The reason this is such a big deal for me is that my dad immigrated to this country during the midst of the Great Depression, the midst of the Great Depression, the roughest time economically for this country, because he saw America as a land of opportunity. My mother, who was African American, had to struggle for years under discrimination and segregation in Detroit in the thirties and the forties and fifties. She was a school crossing guard and a cleaning lady who saved up all of her money so I could get a chance to get an education. But after I dropped out of school and after my parents died, the only way I could return to college is I had to borrow student loans. I thank this country for having those loans available as an opportunity for me to get an education, to come here and to be able to effectively represent the people of this country.

But you know what the problem is now, Representative, is that students who want to get the same education that I did decades ago, they may not be able to afford to do it. Even if they could borrow the money, they can't afford the costs that they'll have to endure in trying to pay off that debt year after year, decade after decade. That's not right. The Federal Government shouldn't have that kind of power to press people, robbing them of their money--because it's our money that we're using to pay off these loans--and robbing us of our job and economic potential.

So thank you again for your leadership. I'm very honored to join you in your endeavor to make student loan financing fairer for our country, but also, too, to let you know my bill, H.R. 4170, the Student Loan Forgiveness Act, I offer to complement your efforts to provide equal opportunity for education for all of us here in this country.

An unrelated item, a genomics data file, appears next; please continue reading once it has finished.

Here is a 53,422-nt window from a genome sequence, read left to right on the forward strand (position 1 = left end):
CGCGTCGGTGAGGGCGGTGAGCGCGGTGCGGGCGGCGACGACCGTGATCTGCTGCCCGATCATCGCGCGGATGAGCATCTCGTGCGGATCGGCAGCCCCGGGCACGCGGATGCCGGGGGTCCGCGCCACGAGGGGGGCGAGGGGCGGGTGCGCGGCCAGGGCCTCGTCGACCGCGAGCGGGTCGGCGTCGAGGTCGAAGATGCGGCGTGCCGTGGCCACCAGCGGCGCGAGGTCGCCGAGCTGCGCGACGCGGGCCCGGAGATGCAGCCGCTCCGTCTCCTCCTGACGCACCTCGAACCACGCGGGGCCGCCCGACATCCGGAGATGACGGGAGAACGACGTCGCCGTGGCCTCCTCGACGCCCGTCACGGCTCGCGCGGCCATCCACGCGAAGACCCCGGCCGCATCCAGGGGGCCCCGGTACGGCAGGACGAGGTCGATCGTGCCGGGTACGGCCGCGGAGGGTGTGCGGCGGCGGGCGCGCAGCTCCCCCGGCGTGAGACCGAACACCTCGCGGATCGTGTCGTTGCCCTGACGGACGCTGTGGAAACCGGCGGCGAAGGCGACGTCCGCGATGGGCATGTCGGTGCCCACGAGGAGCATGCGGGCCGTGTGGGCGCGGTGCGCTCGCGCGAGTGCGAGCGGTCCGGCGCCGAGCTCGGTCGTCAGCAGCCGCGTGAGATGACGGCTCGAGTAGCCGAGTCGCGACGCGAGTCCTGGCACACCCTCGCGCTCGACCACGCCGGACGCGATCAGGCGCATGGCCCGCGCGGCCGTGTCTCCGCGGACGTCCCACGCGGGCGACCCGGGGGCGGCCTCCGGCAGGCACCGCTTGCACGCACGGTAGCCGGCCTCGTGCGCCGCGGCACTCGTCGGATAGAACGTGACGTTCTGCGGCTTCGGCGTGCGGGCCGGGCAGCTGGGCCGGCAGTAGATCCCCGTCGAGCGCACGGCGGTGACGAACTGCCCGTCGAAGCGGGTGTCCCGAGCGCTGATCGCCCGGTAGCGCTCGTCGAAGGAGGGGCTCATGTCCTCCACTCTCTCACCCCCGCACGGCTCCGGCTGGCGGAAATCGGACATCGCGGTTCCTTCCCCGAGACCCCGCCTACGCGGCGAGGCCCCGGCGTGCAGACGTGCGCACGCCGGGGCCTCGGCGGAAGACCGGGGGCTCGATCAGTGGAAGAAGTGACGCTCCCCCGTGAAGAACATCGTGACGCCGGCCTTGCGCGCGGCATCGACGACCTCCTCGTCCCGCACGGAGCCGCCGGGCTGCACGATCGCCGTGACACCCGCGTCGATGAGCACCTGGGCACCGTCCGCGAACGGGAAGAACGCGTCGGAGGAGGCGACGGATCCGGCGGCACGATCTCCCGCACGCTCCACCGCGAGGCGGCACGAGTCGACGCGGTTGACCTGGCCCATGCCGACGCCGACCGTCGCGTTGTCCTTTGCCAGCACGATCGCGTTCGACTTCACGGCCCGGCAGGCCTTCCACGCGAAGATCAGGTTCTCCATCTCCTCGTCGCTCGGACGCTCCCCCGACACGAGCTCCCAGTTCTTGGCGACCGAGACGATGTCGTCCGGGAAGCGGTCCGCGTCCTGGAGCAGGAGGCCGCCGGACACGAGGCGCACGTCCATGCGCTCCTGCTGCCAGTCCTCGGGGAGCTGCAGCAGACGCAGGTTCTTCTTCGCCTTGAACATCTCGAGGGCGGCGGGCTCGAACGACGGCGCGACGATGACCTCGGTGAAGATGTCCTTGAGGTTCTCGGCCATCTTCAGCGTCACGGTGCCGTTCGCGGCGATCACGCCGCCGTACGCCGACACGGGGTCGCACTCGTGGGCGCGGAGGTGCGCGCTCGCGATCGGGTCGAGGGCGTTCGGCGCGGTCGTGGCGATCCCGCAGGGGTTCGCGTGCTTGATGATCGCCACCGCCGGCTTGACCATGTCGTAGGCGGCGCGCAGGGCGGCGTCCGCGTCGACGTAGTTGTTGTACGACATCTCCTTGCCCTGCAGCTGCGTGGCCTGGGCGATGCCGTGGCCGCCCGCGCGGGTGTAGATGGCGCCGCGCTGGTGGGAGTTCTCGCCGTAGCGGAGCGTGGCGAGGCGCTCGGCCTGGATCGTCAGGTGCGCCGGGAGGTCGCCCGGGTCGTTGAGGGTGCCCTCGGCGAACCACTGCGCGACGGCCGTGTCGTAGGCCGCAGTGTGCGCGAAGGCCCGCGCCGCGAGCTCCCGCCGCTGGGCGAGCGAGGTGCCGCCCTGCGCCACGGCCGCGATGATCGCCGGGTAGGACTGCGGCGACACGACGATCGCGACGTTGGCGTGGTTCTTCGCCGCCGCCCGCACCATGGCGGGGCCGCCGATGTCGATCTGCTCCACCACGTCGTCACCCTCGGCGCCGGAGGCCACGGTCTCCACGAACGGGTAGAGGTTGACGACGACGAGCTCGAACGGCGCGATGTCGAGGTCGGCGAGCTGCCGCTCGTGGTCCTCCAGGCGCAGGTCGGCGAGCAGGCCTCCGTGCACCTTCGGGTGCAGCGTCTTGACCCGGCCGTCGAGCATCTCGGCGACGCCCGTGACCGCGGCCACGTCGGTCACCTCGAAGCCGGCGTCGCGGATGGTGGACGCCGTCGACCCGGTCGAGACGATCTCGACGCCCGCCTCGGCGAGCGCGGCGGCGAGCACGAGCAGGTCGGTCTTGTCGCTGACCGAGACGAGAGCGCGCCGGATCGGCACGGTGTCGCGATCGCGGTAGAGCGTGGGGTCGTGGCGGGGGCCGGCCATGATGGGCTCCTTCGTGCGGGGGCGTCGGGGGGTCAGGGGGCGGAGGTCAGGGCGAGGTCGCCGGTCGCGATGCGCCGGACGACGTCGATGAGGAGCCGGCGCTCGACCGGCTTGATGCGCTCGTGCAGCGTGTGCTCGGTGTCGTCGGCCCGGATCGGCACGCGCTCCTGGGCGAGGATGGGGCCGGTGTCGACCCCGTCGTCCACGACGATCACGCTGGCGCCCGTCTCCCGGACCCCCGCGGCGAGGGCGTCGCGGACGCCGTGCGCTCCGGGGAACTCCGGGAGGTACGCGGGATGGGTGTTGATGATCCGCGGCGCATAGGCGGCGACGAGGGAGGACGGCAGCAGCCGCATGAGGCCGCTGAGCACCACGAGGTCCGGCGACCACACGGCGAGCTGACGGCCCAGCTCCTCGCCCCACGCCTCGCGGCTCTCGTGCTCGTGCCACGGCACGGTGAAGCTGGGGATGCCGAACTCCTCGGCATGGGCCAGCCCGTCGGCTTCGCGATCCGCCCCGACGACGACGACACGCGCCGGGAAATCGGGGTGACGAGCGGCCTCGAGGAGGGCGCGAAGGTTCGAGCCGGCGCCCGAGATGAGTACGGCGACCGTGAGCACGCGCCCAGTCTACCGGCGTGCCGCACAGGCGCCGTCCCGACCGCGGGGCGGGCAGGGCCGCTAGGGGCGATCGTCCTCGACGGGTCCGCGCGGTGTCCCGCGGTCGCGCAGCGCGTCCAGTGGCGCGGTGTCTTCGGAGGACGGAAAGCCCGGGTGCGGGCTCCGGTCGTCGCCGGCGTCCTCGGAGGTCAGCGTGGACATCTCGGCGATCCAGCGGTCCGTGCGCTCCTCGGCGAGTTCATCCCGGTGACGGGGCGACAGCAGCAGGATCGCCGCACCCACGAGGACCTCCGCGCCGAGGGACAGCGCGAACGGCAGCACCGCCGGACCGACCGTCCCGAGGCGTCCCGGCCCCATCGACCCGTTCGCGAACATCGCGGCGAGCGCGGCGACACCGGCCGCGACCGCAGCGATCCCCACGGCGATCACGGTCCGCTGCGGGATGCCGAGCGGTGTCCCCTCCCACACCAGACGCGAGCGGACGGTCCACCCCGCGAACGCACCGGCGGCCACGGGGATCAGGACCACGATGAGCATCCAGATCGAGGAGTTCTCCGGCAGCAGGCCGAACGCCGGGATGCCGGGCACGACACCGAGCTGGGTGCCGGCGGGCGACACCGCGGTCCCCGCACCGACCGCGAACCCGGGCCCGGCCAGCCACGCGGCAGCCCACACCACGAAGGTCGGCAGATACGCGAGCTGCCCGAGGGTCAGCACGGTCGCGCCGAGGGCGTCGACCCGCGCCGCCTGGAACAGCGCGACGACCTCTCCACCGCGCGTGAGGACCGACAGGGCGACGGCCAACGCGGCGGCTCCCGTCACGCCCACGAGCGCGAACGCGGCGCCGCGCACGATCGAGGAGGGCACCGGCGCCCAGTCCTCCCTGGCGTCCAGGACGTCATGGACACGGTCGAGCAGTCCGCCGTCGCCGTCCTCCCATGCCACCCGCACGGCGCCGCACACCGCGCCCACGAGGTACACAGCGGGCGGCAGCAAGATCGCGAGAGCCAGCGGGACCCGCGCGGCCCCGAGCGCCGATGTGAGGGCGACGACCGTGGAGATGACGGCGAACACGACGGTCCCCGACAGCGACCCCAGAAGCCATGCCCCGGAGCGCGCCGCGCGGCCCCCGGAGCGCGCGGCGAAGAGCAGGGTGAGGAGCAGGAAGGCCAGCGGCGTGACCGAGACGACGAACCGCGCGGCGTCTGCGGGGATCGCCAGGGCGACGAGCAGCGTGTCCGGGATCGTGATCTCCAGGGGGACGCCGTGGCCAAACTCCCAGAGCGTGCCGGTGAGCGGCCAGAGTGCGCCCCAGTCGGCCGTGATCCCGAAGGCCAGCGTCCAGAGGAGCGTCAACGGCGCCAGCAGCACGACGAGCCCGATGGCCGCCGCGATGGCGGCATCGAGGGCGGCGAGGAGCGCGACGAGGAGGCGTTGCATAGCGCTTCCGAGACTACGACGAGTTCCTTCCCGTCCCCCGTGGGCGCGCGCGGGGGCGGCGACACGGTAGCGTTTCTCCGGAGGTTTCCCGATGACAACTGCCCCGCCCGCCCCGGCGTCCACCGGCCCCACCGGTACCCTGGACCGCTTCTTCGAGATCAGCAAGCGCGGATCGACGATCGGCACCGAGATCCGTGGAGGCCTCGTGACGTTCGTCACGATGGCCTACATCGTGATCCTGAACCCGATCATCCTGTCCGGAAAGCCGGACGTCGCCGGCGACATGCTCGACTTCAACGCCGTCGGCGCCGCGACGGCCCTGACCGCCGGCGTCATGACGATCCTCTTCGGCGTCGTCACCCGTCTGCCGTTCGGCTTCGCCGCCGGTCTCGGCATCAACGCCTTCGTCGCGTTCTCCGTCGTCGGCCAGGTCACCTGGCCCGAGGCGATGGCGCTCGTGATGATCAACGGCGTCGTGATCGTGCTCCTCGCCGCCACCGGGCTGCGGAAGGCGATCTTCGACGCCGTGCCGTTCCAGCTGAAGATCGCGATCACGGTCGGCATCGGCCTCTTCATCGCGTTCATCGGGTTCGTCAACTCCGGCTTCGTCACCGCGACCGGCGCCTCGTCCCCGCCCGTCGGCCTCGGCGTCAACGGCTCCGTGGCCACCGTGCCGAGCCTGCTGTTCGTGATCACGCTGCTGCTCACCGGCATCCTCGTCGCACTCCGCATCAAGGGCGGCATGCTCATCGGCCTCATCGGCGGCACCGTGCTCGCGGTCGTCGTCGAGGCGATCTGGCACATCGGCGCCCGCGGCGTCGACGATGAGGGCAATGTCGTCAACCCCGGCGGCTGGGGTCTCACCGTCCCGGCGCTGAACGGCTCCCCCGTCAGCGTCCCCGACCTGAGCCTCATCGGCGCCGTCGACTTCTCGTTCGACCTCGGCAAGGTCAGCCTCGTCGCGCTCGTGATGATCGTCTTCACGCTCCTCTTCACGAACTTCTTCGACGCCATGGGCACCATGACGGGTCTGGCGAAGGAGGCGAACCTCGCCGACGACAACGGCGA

Mr. CLARKE of Michigan. Your request for us to keep interest rates at 3.4 percent is so reasonable that we need to act on that right now. The point that you mention, that we need to have these loans available for our students so they can get the training that they need to be hired into jobs that are going unfilled right now, in metropolitan Detroit, which is known for having a high unemployment rate, where people really want to go to work, there are thousands of jobs that are available in metro Detroit that are not being filled because employers can't find the folks that have the training in the information technology area for software engineering.

So, we want to encourage people to go to school even if they don't have the money. We want them to be able to borrow loans without having to go into this type of debt.

My final point is this, too: that if we allow borrowers to be burdened by student loan debt to such a degree that they can't pay off their debt, we, as taxpayers, are on the hook for this debt. Probably one-half trillion of it is taxpayer backed. So we're on the hook for this one way or the other. We should give our borrowers a helping hand so they can manage their student loan repayments, pay this debt down, and then get on with their lives and help us create jobs throughout this country and throughout this world by selling the best products that metro Detroit knows how to do.